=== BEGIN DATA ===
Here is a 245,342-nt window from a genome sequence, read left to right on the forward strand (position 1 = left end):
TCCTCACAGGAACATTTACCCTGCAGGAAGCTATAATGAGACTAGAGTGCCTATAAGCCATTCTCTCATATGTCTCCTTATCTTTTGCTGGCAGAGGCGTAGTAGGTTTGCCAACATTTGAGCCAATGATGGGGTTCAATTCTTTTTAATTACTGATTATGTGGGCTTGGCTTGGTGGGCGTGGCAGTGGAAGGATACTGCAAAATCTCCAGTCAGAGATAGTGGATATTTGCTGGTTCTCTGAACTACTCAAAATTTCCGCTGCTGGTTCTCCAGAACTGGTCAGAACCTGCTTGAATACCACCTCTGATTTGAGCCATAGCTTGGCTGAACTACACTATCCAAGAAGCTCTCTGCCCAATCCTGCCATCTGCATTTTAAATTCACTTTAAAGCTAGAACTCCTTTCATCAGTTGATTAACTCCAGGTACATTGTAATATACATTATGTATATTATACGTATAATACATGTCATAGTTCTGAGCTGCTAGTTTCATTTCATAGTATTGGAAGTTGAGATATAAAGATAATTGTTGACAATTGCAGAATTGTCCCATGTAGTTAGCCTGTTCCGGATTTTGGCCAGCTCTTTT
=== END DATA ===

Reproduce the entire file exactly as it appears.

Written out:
Here is a 245,342-nt window from a genome sequence, read left to right on the forward strand (position 1 = left end):
TCCTCACAGGAACATTTACCCTGCAGGAAGCTATAATGAGACTAGAGTGCCTATAAGCCATTCTCTCATATGTCTCCTTATCTTTTGCTGGCAGAGGCGTAGTAGGTTTGCCAACATTTGAGCCAATGATGGGGTTCAATTCTTTTTAATTACTGATTATGTGGGCTTGGCTTGGTGGGCGTGGCAGTGGAAGGATACTGCAAAATCTCCAGTCAGAGATAGTGGATATTTGCTGGTTCTCTGAACTACTCAAAATTTCCGCTGCTGGTTCTCCAGAACTGGTCAGAACCTGCTTGAATACCACCTCTGATTTGAGCCATAGCTTGGCTGAACTACACTATCCAAGAAGCTCTCTGCCCAATCCTGCCATCTGCATTTTAAATTCACTTTAAAGCTAGAACTCCTTTCATCAGTTGATTAACTCCAGGTACATTGTAATATACATTATGTATATTATACGTATAATACATGTCATAGTTCTGAGCTGCTAGTTTCATTTCATAGTATTGGAAGTTGAGATATAAAGATAATTGTTGACAATTGCAGAATTGTCCCATGTAGTTAGCCTGTTCCGGATTTTGGCCAGCTCTTTT